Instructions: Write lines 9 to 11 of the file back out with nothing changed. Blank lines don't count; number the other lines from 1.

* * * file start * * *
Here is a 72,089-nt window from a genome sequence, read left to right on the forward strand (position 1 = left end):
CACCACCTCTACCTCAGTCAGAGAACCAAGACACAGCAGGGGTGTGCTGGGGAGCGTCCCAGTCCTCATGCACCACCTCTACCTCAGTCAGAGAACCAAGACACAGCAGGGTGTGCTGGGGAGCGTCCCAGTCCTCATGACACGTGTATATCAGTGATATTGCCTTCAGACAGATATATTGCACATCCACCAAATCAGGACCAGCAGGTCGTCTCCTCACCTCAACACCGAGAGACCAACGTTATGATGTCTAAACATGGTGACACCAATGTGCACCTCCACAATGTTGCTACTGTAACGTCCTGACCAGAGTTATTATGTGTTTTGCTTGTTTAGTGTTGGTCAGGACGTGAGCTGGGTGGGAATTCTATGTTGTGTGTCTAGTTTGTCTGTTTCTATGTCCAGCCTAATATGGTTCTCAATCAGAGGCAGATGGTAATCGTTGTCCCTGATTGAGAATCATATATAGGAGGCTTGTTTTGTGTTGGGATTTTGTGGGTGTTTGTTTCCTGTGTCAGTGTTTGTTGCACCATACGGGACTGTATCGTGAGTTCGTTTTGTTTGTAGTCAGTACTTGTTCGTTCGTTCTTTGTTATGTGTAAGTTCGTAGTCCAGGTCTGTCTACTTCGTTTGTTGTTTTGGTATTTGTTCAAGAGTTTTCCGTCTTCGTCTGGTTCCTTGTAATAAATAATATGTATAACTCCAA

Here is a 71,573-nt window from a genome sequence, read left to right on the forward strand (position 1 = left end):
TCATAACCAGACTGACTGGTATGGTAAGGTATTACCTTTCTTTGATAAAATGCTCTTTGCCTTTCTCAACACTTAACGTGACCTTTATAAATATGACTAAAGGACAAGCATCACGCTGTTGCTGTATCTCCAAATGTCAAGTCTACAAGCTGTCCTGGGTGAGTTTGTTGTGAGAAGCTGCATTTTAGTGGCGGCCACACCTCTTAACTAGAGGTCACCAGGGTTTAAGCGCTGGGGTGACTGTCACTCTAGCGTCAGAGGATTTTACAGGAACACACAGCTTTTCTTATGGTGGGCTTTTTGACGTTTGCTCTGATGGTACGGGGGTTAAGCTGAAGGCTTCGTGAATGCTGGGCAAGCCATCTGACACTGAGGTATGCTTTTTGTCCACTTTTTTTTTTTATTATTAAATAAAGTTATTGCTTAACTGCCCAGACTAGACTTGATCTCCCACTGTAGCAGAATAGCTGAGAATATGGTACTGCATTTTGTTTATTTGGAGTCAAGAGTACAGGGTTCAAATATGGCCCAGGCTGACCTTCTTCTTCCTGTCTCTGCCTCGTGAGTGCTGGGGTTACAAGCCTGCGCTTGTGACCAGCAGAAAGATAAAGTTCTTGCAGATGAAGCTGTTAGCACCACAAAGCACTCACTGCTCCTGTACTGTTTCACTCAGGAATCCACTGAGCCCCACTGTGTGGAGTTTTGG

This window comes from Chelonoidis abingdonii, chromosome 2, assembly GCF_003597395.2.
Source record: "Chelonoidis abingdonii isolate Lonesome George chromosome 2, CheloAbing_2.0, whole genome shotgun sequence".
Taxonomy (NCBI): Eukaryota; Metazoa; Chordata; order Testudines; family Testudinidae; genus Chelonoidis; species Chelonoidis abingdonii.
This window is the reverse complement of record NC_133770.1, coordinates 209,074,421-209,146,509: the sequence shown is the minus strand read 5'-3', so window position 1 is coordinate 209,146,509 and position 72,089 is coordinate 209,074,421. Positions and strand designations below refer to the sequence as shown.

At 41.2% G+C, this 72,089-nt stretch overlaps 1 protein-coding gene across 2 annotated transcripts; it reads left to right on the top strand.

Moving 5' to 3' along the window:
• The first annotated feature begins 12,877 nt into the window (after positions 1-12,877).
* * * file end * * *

At 41.2% G+C, this 72,089-nt stretch overlaps 1 protein-coding gene across 2 annotated transcripts; it reads left to right on the top strand.

Moving 5' to 3' along the window:
• The first annotated feature begins 12,877 nt into the window (after positions 1-12,877).